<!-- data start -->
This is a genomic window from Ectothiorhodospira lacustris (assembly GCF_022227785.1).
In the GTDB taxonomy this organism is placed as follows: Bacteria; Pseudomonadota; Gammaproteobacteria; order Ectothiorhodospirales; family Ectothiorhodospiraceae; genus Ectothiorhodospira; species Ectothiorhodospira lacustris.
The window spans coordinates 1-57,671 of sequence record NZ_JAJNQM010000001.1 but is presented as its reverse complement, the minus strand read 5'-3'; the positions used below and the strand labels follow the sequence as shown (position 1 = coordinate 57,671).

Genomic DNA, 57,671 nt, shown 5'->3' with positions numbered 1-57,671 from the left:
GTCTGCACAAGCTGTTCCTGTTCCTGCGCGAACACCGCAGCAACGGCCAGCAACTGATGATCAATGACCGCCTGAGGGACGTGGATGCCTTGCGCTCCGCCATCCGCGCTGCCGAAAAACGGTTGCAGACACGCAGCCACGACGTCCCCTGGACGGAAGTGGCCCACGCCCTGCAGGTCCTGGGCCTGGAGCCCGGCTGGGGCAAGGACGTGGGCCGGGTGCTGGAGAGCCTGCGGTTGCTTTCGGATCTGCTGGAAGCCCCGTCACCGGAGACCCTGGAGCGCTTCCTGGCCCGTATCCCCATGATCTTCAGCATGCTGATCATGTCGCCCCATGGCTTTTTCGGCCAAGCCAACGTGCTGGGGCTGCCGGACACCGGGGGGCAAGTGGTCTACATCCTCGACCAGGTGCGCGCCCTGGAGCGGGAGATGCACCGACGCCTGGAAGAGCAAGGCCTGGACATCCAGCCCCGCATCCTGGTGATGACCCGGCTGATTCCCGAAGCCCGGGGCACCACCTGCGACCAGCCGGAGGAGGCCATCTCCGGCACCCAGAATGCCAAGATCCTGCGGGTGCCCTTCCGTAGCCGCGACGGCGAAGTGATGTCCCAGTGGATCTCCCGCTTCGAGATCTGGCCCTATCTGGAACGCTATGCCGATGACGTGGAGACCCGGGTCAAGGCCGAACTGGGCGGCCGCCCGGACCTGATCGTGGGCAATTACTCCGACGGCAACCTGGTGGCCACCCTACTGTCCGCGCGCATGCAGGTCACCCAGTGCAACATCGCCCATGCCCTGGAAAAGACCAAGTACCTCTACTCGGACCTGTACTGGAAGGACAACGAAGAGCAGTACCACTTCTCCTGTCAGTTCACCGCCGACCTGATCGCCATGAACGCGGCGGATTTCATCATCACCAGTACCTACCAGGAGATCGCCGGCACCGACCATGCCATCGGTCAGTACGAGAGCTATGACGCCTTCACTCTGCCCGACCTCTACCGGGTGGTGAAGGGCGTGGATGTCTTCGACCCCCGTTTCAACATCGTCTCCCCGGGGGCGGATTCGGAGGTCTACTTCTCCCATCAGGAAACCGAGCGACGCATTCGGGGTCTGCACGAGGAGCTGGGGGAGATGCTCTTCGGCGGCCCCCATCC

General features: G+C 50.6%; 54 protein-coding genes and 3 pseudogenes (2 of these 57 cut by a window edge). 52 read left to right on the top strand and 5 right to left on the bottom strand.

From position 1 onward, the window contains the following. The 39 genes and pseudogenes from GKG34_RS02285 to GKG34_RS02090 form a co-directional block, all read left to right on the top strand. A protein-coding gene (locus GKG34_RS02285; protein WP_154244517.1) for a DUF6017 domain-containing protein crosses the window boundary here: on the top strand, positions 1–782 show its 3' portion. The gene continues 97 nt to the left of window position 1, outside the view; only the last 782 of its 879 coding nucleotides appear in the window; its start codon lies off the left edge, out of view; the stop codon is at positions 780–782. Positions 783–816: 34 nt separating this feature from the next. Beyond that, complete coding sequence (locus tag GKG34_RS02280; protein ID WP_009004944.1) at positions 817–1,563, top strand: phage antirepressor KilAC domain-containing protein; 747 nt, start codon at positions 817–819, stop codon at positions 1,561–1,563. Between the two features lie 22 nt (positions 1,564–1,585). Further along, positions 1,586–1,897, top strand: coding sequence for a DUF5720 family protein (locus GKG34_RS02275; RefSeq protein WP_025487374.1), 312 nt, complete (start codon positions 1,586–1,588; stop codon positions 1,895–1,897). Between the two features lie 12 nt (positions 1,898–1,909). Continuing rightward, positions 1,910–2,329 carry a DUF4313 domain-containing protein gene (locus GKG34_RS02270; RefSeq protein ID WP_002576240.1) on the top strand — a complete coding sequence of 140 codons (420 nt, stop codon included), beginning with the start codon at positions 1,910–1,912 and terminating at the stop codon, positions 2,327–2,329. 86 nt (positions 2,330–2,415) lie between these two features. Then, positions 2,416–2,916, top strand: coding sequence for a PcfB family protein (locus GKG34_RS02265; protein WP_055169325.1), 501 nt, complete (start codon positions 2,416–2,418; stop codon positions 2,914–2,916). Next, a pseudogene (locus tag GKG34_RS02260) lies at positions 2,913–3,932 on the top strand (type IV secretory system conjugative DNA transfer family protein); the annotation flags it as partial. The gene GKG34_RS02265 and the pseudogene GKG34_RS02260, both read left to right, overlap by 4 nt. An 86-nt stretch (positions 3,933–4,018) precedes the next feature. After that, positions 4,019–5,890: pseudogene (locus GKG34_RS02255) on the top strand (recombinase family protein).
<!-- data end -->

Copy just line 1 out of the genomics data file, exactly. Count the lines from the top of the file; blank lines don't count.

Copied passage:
This is a genomic window from Ectothiorhodospira lacustris (assembly GCF_022227785.1).